Lehrer understands the Hoosier State much better than most Plains-state-bred intellects beached in D.C.
The first time he was ever "paid money to speak into a microphone," Lehrer was a young train ticket agent in Texas, calling out to customers their chance to catch a train departing for Indianapolis.
His early elocution skills matured around the rolling syllables of Indiana's capital city and his later appreciation for its particular culture evolved along with his wife's well-marked and much-read copy of Cat's Cradle.
In fact, he told a crowd of about 300 gathered in the Athenaeum on a rainy April Saturday night, it is all but stitched into his spirit.
At a fundraiser Lehrer attended earlier in the week for an Emily Dickinson library in Amherst, Mass., he discovered the library director's husband was from Ft. Wayne, Ind.
"Well, that makes you a Hoosier," Lehrer blurted out without a second thought.
"Yeah, I'm a Hoosier," the man replied, which sparked continued consideration of the Hoosier way.
Lehrer's wife later reminded him that the dialogue parroted a portion of Vonnegut's Cats Cradle involving Hoosier cosmology.
He then recited the selection for the Night of Vonnegut audience. His delivery made clear his appreciation for the Hoosier enigma.
Often an idealized vision of a famous person fails to correspond with the person manifest in the flesh, Lehrer said. But, Vonnegut, he added, was everything you'd expect: an amiable literary legend, somewhat removed and at-times camera shy to the point Lehrer could not coax a photo with Vonnegut even though Vonnegut was at the party in celebration of a Lehrer book.
Lehrer's most recent arrival in Indianapolis is thanks to the Kurt Vonnegut Memorial Library's executive director, Julia Whitehead, who, like Lehrer, is a marine.
[Editor's note: The Kurt Vonnegut Memorial Library is a 2012 NUVO Cultural Vision Award winner.]
She stalked him out at a D.C. book fair and implored him to come support the library.
Within months, he accepted the invitation.
"When a marine asks you to do something, it's not a case of yes or no, it's a question of when," he said.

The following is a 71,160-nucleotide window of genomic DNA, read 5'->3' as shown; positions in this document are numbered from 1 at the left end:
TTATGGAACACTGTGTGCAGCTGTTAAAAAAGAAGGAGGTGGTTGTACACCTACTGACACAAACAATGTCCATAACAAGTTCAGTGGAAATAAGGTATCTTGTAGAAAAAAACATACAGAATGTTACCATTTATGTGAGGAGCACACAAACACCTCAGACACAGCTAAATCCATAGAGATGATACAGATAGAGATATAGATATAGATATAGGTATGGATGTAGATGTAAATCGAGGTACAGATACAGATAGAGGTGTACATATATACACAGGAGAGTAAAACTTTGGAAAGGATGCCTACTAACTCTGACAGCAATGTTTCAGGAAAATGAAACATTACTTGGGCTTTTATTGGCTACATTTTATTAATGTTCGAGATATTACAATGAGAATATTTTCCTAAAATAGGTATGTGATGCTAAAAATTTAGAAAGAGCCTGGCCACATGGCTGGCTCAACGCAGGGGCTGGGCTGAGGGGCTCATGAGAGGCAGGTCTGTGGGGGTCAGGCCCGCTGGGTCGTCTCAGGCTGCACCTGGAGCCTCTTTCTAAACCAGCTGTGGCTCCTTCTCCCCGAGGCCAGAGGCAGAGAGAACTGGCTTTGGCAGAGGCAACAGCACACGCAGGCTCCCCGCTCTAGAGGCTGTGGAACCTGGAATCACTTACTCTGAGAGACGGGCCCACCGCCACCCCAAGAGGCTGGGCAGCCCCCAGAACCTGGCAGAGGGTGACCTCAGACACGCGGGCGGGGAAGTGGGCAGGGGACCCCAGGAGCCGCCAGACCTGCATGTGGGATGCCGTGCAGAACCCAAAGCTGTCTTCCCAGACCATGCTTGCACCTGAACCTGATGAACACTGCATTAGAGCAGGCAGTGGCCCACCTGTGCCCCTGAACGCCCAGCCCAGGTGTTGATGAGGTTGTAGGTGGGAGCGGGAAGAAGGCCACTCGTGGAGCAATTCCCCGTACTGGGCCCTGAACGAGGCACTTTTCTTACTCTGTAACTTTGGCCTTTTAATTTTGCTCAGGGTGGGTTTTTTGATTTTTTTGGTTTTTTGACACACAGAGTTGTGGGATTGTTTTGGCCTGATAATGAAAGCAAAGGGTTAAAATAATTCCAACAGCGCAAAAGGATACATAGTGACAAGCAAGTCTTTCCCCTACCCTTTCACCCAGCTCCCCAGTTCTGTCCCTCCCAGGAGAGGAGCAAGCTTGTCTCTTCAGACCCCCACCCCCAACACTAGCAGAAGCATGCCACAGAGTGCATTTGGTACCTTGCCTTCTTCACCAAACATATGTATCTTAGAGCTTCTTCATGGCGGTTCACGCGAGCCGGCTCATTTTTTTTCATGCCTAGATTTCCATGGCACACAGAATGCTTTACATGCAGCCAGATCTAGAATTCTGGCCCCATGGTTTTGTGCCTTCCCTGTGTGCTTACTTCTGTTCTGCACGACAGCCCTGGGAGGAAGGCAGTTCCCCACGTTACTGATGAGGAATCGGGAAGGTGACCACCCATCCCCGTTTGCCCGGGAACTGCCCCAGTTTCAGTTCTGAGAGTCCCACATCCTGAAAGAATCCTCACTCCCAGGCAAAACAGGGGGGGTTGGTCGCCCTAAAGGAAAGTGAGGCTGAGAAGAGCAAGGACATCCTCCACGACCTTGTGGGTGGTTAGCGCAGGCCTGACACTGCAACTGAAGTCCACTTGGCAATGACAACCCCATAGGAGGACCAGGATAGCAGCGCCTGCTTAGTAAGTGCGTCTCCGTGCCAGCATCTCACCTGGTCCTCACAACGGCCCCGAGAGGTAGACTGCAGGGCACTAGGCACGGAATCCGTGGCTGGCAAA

Vonnegut's work is exceptional, Lehrer said, in that it can leave a reader "laughing, crying, sweating, shivering and very happy and very unhappy all in the same three sentences."
A book by Vonnegut "not only captivated us as a story but in ways that went way beyond in so many ways — and that is why I'm here tonight," Lehrer said.
"I'm honored to be here; I'll always be here with you all, if not physically than in spirit to treasure the work and the meaning of the work. I'm having a wonderful time being in your company tonight."
If Lehrer nailed Vonnegut's tone in his reading of Cat's Cradle, MAD Magazine's Senior Editor Joe Raiola channeled George Carlin's spirit as he ridiculed the ridiculous in his "Joys of Censorship" review of generations of conflict between comedy writers and self-appointed moral champions hell bent on saving the nation from its human nature.
Raiola asked the audience to consider the well-intentioned effort to insert the word "slave" in place of the 122 instances of the word "nigger" in Mark Twain's Huckleberry Finn. "As if that's some kind of upgrade," he quipped.
Even the very comedy clubs where Richard Pryor "exposed racism" were considering outlawing the word, he said.
Raiola meditated on the word "cunt" and tried to image Henry Miller's Tropic of Cancer without it.
"At some point someone just has to say this is stupid shit," he said. "The movie Bully? Teenagers can't see a movie where other teenagers are saying, 'Fuck!'"
Comedy Central censored a South Park featuring Santa Claus pretending to be Mohammed in a bear suit, he said. And the network censors John Stewart "every single night," he added.
The editor also conveyed the depth of the torture he endures at the hands of censors world-wide through his song, "Don't Put a Fatwa on Me," inspired by a voicemail from a man who said he was calling from Pakistan and was upset with a Mad cartoon featuring Mohammed on a pancake.
"The issue never gets old," Raiola said and he lauded the KVML for its work to keep Vonnegut alive and fight misguided censorship for "generations and generations to come."
Editor's Note: In the spirit of full disclosure, I bid in the KVML silent auction and won a membership to the Indiana Historical Society for around $40. Altogether the library aimed to raise around $15,000. Whitehead reports that the rare book Missing In Action by Kurt Vonnegut was the high-dollar item at $950.